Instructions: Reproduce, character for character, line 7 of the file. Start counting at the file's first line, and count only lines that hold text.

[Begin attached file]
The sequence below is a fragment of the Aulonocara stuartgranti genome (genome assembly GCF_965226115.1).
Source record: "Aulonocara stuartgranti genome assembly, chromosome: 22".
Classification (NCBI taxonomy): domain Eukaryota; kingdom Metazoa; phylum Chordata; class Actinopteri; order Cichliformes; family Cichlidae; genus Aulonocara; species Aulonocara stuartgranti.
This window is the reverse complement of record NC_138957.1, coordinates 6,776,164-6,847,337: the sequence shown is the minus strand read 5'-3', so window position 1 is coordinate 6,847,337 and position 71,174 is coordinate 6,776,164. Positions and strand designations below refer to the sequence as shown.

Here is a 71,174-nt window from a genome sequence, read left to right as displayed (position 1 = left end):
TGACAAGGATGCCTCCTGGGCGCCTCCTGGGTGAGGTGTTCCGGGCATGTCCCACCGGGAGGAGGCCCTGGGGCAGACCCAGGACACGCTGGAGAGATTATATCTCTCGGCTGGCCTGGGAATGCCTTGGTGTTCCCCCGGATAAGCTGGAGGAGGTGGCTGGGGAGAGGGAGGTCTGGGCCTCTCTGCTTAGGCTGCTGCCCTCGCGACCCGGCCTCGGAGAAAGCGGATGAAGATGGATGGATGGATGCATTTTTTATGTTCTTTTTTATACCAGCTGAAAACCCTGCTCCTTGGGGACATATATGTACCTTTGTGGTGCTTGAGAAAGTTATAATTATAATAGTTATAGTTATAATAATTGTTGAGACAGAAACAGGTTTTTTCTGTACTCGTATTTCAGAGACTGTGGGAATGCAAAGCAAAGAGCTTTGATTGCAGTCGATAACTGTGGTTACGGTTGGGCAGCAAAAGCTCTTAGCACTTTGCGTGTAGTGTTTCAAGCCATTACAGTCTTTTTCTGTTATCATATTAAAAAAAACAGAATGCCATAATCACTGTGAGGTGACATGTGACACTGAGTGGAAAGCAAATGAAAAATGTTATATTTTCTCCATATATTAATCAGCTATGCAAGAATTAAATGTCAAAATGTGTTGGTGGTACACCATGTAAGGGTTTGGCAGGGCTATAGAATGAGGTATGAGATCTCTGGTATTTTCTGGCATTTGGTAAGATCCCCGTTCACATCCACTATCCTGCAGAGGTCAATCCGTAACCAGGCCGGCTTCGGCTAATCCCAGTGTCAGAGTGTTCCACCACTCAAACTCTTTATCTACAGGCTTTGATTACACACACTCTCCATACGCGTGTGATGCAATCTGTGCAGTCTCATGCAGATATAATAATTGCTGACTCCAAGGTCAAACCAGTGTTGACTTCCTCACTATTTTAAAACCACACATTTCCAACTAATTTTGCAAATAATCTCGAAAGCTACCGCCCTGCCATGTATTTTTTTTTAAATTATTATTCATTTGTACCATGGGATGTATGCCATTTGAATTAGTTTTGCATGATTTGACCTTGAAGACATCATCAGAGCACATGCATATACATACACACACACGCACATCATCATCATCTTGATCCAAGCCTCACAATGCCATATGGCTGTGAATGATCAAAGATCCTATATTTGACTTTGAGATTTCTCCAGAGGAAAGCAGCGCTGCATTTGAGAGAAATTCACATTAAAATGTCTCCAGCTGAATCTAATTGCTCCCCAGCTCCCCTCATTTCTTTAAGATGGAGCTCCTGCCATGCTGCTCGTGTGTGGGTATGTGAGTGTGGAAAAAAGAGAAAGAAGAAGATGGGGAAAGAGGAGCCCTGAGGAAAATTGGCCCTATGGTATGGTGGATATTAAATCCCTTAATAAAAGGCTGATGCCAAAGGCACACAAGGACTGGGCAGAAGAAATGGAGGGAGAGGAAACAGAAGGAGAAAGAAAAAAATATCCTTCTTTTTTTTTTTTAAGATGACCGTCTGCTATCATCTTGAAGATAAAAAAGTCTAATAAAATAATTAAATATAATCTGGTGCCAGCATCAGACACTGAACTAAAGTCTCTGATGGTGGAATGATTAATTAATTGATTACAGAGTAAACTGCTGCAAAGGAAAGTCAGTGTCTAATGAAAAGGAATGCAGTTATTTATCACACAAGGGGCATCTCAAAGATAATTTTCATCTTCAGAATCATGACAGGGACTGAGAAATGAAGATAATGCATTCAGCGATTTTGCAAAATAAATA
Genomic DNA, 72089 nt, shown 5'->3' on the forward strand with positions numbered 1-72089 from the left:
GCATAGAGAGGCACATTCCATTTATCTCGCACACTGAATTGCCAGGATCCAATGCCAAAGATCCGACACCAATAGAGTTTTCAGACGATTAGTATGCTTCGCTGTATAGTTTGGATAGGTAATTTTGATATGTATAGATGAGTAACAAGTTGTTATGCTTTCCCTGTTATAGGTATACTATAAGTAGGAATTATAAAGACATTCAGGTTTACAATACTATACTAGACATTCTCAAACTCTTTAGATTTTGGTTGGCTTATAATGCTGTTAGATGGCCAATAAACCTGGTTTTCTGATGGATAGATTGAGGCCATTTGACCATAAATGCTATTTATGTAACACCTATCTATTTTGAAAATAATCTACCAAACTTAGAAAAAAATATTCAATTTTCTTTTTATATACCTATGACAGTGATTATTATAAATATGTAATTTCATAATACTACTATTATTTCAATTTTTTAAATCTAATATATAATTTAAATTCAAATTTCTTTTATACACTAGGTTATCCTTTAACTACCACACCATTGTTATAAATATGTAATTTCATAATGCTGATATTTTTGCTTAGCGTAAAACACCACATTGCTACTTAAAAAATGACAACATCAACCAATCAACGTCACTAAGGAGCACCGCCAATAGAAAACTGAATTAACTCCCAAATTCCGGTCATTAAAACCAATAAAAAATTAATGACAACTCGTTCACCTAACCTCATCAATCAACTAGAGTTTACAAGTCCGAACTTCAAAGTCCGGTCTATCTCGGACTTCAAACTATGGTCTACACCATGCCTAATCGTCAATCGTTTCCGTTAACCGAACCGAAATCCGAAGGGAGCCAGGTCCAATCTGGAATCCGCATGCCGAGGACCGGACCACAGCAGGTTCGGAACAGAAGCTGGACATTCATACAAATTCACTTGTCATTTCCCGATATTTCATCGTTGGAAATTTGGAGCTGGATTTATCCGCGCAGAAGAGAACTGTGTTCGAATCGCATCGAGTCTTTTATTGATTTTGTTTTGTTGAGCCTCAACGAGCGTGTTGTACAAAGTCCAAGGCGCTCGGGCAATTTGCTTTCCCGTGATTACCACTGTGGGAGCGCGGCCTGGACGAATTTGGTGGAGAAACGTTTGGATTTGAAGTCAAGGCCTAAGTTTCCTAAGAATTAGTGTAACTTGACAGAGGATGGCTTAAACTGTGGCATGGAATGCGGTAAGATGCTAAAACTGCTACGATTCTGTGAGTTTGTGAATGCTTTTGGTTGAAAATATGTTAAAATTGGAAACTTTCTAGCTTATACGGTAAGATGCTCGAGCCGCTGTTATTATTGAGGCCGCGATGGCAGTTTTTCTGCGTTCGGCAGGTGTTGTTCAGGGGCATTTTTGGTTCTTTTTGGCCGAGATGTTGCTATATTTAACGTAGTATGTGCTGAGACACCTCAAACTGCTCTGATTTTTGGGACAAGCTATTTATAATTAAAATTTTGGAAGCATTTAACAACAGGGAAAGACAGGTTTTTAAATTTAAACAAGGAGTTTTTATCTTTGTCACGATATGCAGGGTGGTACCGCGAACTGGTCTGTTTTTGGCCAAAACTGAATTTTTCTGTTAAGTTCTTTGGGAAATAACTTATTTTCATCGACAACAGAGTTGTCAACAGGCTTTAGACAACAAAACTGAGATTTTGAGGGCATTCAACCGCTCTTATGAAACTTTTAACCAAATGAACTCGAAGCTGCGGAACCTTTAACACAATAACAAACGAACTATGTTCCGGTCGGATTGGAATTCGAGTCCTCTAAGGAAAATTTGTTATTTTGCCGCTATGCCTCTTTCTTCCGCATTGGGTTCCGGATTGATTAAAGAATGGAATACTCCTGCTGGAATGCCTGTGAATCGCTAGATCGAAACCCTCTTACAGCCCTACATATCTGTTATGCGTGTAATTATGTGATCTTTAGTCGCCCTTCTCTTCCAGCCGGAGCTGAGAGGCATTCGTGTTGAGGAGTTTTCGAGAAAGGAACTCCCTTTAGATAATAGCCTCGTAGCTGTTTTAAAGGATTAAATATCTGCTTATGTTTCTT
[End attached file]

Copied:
Genomic DNA, 72089 nt, shown 5'->3' on the forward strand with positions numbered 1-72089 from the left: